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LightAware Winter Newsletter 2021

Welcome to the LightAware Winter Newsletter

LightAware was founded to ask how artificial light affects human health and wellbeing and to draw attention to the impact of the dramatic changes in artificial lighting. It’s a question that becomes more prominent at this time of year, as the nights draw in and we spend more and more time under artificial light.

There has been a marked increase in the volume of correspondence from people suffering pain and ill health when exposed to artificial lighting. This may be partly because LightAware is becoming better known, but it also indicates more and more that something has gone wrong with lighting. We are getting ever more requests for LightAware cards from people who find lighting a barrier to access in public buildings.

We are working hard to liaise with the UK government to ensure access to alternative lighting for those who need it (see below). Because of the timing of this legislation, we have decided to focus on this and postpone our membership plans until early next year.

We will be in touch then with news of our new membership package so that you can get more involved and help LightAware raise awareness of this underreported issue.

Christmas lighting has been in the media recently, with complaints about the contribution to light pollution and climate change through wasted energy.

In addition to these problems, such lighting can make for a difficult festive period for light-sensitive people. Most Christmas lighting is now LED and problems with this can be exacerbated when it is over-bright, blue or flashing. As we approach the season of goodwill, we ask people to consider the impact of unnecessary light on their neighbours as well as the planet.

The 'Halogen ban'

New regulation – the Ecodesign and Energy Labelling requirements for Lighting Products ­– came into force in the UK on 1 October 2021.  
This means that halogen light bulbs will be phased out, with fluorescent light bulbs to follow, leaving us with LED as the only artificial lighting available in the long term.

A nightmare scenario
LightAware is extremely concerned about this nightmare scenario for those who cannot tolerate LED lighting. As other forms of lighting are phased out, some people will be facing a permanent lockdown, unable to access education, employment, recreation, places of worship, public transport and even the streets at night.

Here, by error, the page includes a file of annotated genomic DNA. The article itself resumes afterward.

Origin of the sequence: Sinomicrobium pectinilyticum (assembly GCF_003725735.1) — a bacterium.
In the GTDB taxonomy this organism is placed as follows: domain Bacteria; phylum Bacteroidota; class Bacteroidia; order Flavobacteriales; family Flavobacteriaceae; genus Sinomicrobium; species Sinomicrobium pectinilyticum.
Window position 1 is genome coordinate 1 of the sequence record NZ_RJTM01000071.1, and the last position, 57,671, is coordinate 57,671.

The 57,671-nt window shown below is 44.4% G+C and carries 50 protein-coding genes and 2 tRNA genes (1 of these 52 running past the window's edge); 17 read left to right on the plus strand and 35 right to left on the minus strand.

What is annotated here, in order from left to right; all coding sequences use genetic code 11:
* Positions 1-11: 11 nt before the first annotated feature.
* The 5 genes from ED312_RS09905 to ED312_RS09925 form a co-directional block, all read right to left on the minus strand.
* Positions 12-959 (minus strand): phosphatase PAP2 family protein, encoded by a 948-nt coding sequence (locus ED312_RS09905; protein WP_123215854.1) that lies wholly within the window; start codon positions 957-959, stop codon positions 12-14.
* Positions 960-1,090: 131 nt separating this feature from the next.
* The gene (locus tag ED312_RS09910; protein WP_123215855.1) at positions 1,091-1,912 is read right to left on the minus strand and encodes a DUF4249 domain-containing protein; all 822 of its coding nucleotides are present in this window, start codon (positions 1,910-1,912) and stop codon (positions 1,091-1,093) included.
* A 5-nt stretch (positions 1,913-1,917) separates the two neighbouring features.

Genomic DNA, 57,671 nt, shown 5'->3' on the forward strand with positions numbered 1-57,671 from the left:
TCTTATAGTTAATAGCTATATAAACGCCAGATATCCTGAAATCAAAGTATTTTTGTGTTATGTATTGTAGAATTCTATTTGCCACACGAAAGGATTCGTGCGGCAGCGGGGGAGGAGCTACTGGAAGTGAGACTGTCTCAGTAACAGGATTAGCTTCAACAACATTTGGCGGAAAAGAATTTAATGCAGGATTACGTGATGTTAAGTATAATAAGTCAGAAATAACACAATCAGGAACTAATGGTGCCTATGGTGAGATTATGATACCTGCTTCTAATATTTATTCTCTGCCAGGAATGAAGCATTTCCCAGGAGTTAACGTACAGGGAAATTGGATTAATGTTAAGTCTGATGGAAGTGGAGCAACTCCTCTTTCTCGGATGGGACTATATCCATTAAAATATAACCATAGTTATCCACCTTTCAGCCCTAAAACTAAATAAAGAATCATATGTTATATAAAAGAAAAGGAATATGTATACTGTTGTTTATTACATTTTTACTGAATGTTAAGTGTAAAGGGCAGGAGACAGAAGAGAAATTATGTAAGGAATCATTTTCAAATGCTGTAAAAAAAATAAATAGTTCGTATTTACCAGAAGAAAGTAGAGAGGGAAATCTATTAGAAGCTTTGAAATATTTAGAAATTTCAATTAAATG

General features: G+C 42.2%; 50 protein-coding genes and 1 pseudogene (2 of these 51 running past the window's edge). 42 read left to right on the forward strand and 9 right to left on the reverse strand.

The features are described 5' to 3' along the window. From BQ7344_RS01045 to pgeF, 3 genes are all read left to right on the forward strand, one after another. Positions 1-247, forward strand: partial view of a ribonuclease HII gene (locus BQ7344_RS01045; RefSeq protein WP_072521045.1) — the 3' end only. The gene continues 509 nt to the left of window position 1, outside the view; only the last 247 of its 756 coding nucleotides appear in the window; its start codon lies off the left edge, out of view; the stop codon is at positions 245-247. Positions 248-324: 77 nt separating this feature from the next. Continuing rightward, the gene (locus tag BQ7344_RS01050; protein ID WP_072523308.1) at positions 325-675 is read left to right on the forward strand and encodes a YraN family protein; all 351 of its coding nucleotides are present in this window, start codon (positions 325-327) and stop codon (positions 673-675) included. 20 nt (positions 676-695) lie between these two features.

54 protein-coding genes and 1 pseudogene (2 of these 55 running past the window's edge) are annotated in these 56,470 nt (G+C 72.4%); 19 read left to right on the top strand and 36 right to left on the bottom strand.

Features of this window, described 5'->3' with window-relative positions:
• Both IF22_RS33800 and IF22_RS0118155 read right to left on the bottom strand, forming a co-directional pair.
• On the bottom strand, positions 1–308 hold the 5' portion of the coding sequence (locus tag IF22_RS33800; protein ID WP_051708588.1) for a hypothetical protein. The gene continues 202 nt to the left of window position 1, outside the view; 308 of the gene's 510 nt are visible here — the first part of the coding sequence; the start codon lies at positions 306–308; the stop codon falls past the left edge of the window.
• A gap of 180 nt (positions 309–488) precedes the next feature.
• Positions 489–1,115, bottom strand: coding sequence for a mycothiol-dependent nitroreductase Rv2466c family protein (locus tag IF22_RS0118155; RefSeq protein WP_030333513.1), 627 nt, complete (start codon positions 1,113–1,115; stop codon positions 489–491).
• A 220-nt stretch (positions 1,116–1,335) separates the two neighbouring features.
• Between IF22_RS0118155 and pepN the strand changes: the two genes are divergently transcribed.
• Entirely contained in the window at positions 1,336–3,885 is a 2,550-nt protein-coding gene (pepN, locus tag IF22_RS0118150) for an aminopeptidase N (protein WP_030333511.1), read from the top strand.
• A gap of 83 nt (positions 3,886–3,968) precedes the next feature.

When incandescent lighting was first phased out, politicians from all parties promised that there would always be alternative forms of lighting available for those that need it. LightAware later campaigned for an exemption to the European legislation to ensure this promise was enshrined in law. 

This exemption has been carried into UK law, and the government department BEIS (Department for Business, Energy and Industrial Strategy) has stated that:

“ there is an exemption built into the legislation to allow people who are photo-sensitive to purchase alternative light sources via medical  prescriptions. Non-LED light sources such as incandescent bulbs will continue to be provided specifically for use by photo-sensitive consumers. These can be obtained from pharmacies and other authorised selling points such as suppliers of disability products.”  

How will the exemption work?
However, LightAware supporters have told us that their GPs and pharmacists are unaware of these provisions. We have written to representatives of BEIS calling for clarity on this process and have received the response that the issue is being given ‘due consideration’ but without any details yet. The current focus is on planning to raise energy performance standards from 120 lumens/watt from 2023 and 140 lumens/watt from 2025.

LightAware has responded again asking for clarification, including whether there will be prescription charges or whether this will be covered by the NHS. Also, whether the exemption will be available to employers to provide access to workplaces.

In November, LightAware will be attending a general stakeholder meeting with BEIS on the Energy-related Products Framework, to draw attention to these issues.